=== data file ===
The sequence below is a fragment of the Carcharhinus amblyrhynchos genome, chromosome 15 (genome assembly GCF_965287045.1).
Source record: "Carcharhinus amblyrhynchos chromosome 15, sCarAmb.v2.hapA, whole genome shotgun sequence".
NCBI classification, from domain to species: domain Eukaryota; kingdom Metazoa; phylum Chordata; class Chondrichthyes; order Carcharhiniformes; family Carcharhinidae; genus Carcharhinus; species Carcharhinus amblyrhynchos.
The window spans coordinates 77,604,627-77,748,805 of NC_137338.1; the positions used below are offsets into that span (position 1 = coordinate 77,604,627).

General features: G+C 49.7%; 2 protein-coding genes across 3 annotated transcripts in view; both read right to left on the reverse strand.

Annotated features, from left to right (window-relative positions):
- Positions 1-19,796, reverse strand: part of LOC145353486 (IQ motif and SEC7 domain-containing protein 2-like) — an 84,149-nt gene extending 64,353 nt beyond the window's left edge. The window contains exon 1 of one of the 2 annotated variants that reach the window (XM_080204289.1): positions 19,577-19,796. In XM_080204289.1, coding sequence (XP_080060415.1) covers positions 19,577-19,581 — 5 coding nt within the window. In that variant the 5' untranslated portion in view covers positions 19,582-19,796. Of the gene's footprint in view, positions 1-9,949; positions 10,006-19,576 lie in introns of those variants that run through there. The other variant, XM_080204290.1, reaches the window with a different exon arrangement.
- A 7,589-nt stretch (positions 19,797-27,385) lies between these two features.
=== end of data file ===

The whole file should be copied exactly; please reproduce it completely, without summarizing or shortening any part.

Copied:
The sequence below is a fragment of the Carcharhinus amblyrhynchos genome, chromosome 15 (genome assembly GCF_965287045.1).
Source record: "Carcharhinus amblyrhynchos chromosome 15, sCarAmb.v2.hapA, whole genome shotgun sequence".
NCBI classification, from domain to species: domain Eukaryota; kingdom Metazoa; phylum Chordata; class Chondrichthyes; order Carcharhiniformes; family Carcharhinidae; genus Carcharhinus; species Carcharhinus amblyrhynchos.
The window spans coordinates 77,604,627-77,748,805 of NC_137338.1; the positions used below are offsets into that span (position 1 = coordinate 77,604,627).

General features: G+C 49.7%; 2 protein-coding genes across 3 annotated transcripts in view; both read right to left on the reverse strand.

Annotated features, from left to right (window-relative positions):
- Positions 1-19,796, reverse strand: part of LOC145353486 (IQ motif and SEC7 domain-containing protein 2-like) — an 84,149-nt gene extending 64,353 nt beyond the window's left edge. The window contains exon 1 of one of the 2 annotated variants that reach the window (XM_080204289.1): positions 19,577-19,796. In XM_080204289.1, coding sequence (XP_080060415.1) covers positions 19,577-19,581 — 5 coding nt within the window. In that variant the 5' untranslated portion in view covers positions 19,582-19,796. Of the gene's footprint in view, positions 1-9,949; positions 10,006-19,576 lie in introns of those variants that run through there. The other variant, XM_080204290.1, reaches the window with a different exon arrangement.
- A 7,589-nt stretch (positions 19,797-27,385) lies between these two features.